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Background, Goal and Objectives Polypharmacy PDF
Polypharmacy - weighing up the benefits and harms
Elderly people are at increased risk of drug related problems
Drugs associated with increased risk of adverse drug reactions in elderly people
Common drug interactions in elderly people
Recognising adverse drug reactions
Risk factors for drug related problems in elderly people
A really good recipe for DRP
Drug related harm; terms and definitions
Hospital admissions for adverse drug reactions
Commonly reported adverse drug reactions
References, Bibliography

Commonly reported adverse drug reactions

The Centre for Adverse Reactions Monitoring (CARM) has identified some commonly reported adverse drug reactions in the last 10 years occurring in patients aged 65 years and older and often resulting from interacting medicines.

Hyponatraemia is an adverse reaction that can be serious and is reported most often in the elderly with fluoxetine, paroxetine and bendrofluazide individually or in combination. In a series of 11 patients aged 65 years and older with hyponatraemia attributed to bendrofluazide, four were taking other medicines also likely to cause hyponatraemia, these were frusemide, fluoxetine and paroxetine, and in one case both frusemide and fluoxetine. Presenting symptoms were sometimes vague and included lethargy, confusion and nausea. One younger patient developed convulsions. Six of the eleven patients required hospital admission and in one case the condition was life-threatening. One patient was also taking quinine and developed atrial fibrillation, probably an adverse effect of quinine made more likely because of the electrolyte disturbance. The patient taking bendrofluazide, frusemide and fluoxetine also took enalapril and rofecoxib and, as well as hyponatraemia, developed acute renal failure due to the combination of diuretics, ACE inhibitor and a non steroidal anti-inflammatory agent (bpacnz, ACE Inhibitors).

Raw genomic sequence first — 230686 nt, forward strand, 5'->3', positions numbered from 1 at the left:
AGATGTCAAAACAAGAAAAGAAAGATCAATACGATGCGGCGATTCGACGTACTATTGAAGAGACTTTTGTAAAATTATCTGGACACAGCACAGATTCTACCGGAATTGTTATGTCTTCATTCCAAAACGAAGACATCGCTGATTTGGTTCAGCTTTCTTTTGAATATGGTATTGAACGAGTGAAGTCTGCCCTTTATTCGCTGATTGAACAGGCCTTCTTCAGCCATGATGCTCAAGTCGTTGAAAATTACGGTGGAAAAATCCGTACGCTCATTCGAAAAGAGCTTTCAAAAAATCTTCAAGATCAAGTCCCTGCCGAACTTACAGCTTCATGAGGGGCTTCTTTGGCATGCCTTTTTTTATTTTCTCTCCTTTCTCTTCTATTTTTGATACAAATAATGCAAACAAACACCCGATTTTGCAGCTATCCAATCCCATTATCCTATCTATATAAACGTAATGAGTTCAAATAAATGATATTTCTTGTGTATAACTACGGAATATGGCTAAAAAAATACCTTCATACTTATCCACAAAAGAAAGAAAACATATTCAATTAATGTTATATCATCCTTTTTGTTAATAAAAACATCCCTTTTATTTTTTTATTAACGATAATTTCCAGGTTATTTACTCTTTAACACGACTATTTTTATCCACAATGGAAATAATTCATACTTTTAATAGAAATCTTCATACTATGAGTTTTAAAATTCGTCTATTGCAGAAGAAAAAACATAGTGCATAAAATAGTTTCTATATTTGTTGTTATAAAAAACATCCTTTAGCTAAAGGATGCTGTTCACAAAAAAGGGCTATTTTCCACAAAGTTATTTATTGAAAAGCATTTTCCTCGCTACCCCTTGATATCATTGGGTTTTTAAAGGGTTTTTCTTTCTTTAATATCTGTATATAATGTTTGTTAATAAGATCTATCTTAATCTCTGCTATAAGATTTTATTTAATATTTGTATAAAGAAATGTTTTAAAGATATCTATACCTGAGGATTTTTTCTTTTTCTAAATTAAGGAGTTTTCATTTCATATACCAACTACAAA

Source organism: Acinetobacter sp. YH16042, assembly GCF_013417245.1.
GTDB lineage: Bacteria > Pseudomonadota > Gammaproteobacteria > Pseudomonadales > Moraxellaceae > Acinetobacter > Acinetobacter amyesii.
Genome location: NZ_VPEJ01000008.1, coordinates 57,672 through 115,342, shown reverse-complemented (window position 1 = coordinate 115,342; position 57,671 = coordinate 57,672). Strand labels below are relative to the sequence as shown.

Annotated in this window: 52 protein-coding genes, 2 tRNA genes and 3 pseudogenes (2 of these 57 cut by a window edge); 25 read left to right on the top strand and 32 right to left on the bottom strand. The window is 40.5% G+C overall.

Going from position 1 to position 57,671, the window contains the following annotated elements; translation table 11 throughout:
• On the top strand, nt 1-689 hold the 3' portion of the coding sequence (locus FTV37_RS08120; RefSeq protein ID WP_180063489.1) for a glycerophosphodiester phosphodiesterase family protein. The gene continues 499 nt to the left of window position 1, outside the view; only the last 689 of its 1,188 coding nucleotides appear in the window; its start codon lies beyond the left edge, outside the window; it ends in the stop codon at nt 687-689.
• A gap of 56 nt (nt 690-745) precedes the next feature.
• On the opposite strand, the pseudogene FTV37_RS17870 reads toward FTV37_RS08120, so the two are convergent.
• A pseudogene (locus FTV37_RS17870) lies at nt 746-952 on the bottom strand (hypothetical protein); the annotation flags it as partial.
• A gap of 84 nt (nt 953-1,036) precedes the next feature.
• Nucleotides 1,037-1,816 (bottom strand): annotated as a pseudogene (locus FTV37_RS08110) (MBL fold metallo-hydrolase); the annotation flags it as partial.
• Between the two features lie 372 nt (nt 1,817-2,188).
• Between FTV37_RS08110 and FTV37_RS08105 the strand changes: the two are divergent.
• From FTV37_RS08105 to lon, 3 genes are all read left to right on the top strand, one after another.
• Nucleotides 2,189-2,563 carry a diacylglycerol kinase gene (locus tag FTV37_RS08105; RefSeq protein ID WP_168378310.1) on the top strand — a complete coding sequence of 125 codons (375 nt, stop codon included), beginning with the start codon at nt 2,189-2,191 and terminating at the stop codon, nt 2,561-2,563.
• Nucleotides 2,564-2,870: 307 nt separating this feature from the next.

Interactions with simvastatin are also commonly reported. Myalgia occurs frequently with simvastatin but high doses or co-prescription of fibrates or medicines that inhibit simvastatin metabolism can lead to myopathy, including on rare occasions, rhabdomyolysis which is often fatal. Reports have been received of such reactions when other potent inhibitors of hepatic CYP3A4 isoenzymes have been prescribed such as azole antifungals, erythromycin and ciclosporin. Of note is that diltiazem, a weak inhibitor of CYP3A4, appears to have precipitated rhabdomyolysis when given with high doses (80 mg daily) of simvastatin or at lower doses where there were a number of co-morbidities. These interactions also affect atorvastatin (Savage, 2006).

Interactions with warfarin continue to be commonly reported. There are a number of recent reports of roxithromycin increasing the effect of warfarin. This is likely to be to a lesser degree than with erythromycin but the product information for roxithromycin indicates that the effect may be clinically significant in patients receiving polytherapy or in the elderly (Medsafe, 2006). The interaction between miconazole and warfarin is well-recognised but reports to CARM, some serious, indicate that it is not always recognised that miconazole oral gel will also interact.

Reports to CARM of hypotension in the elderly demonstrate in particular that the addition of psychoactive medicines that lower blood pressure to an antihypertensive regime may mean that some antihypertensive medicines need to be discontinued or the dose lowered if the psychoactive medication is considered necessary. A combination of trifluoperazine, atenolol and amlodipine in one patient led to ataxia, hypotension and syncope. A patient with bradycardia and heart block probably due to the combination of diltiazem and metoprolol, was also taking donepezil and this may have contributed to the dizziness and hypotension the patient also experienced. A patient taking nortriptyline, timolol, nifedipine, captopril and hydrochlorothiazide developed hypotension and syncope and recovered when nortriptyline and nifedipine were withdrawn.

Where the prescription of potentially interacting medicines is unavoidable, careful follow up for indicators that an unwanted outcome is developing is essential.

Centre for Adverse Reactions Monitoring

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